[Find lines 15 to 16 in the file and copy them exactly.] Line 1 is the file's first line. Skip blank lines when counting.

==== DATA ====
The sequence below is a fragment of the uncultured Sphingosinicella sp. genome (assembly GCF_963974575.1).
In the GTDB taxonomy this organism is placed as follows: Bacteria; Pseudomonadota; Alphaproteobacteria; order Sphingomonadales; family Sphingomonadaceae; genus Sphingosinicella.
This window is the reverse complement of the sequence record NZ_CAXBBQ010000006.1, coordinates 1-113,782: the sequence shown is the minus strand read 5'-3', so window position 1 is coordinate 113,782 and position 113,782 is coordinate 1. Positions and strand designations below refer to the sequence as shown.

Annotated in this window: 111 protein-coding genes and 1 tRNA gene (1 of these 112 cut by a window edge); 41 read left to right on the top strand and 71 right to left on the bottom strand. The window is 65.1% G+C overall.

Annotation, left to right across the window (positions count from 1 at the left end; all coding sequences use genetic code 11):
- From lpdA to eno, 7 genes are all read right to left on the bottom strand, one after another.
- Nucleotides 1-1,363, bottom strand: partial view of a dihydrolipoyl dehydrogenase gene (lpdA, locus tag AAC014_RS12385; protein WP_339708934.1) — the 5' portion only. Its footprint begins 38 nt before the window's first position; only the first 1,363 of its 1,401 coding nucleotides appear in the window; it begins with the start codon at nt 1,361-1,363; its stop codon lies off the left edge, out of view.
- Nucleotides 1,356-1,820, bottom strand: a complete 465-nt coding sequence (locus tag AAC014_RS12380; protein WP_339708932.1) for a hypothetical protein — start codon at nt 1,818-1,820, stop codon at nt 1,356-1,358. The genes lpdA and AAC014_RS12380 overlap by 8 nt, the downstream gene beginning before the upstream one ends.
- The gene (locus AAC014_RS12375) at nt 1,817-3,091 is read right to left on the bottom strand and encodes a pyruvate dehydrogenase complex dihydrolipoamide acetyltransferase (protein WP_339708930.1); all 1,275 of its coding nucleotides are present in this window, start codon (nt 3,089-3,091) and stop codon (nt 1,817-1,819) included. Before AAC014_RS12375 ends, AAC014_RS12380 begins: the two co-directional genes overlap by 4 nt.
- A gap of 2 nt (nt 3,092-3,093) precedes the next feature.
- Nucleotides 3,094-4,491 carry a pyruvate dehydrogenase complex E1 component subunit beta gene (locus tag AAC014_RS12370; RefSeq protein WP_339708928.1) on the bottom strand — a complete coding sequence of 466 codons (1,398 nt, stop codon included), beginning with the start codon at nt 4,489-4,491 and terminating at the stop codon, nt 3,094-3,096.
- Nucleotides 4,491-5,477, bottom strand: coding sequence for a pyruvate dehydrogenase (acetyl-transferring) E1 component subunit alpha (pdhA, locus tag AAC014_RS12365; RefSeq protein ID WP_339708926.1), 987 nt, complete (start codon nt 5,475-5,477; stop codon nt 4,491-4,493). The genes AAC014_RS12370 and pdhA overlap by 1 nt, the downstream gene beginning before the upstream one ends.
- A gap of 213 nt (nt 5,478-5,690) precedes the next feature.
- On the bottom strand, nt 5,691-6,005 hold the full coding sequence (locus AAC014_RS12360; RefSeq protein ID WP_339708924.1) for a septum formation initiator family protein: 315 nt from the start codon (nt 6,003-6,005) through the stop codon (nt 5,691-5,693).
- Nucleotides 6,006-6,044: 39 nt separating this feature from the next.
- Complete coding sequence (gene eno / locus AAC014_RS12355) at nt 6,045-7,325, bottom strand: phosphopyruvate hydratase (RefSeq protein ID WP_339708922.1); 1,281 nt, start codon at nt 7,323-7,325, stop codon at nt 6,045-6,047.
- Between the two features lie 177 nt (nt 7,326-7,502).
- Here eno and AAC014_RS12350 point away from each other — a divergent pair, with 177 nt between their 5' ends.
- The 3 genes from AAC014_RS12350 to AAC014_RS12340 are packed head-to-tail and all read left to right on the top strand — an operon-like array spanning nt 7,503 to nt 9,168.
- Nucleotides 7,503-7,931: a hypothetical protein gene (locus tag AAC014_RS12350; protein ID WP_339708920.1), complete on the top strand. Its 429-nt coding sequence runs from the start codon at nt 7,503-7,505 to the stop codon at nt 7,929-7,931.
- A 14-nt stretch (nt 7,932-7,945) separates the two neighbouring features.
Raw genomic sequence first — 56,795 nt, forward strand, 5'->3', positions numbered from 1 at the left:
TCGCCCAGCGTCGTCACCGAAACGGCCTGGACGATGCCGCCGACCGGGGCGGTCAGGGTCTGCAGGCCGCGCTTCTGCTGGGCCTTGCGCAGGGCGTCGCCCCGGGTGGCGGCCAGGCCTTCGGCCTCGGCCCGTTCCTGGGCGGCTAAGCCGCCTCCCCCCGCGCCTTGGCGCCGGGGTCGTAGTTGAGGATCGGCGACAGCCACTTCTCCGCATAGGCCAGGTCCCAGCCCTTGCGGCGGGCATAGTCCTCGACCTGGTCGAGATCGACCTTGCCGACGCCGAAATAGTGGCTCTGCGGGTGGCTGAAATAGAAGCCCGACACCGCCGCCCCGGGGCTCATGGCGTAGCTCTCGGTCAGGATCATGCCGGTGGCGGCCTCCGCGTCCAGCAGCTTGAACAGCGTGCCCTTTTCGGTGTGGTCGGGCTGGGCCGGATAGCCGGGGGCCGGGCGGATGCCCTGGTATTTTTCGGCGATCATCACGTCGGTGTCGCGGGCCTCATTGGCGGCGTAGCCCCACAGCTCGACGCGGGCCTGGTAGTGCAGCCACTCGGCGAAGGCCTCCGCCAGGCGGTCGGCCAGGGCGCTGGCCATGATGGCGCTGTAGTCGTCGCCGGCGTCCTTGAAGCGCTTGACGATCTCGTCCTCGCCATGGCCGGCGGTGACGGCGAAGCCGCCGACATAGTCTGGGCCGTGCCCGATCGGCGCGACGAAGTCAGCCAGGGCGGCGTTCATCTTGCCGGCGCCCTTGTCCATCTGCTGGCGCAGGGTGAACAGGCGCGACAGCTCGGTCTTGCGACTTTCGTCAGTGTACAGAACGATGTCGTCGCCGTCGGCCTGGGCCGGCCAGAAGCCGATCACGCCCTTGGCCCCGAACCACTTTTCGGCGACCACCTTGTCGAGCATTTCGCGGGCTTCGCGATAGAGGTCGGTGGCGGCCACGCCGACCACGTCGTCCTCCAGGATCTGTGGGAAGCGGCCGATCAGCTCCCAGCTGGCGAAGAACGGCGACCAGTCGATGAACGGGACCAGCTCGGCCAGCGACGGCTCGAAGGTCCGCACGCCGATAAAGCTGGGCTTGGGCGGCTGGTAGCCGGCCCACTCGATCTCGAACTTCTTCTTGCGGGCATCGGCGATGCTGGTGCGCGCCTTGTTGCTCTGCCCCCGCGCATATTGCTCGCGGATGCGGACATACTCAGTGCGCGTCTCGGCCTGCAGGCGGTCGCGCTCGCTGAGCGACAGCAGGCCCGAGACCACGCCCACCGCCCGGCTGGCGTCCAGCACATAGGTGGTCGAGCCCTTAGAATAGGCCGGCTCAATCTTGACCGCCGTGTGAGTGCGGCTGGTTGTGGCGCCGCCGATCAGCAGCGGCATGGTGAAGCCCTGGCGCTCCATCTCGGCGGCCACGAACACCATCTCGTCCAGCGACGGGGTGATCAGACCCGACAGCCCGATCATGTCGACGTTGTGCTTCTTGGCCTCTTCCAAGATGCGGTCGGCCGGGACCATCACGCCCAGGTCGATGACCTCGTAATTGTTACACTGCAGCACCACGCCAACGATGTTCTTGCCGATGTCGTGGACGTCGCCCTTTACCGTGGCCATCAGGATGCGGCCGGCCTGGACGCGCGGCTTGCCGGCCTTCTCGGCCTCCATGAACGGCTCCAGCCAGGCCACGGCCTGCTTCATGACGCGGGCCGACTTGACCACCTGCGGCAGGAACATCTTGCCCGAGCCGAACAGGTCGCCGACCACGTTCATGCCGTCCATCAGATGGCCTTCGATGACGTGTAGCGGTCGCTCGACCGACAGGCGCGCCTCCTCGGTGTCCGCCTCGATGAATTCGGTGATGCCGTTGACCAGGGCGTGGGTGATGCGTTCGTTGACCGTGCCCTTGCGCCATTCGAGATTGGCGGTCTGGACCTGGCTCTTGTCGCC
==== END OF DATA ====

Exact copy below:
- Nucleotides 6,006-6,044: 39 nt separating this feature from the next.
- Complete coding sequence (gene eno / locus AAC014_RS12355) at nt 6,045-7,325, bottom strand: phosphopyruvate hydratase (RefSeq protein ID WP_339708922.1); 1,281 nt, start codon at nt 7,323-7,325, stop codon at nt 6,045-6,047.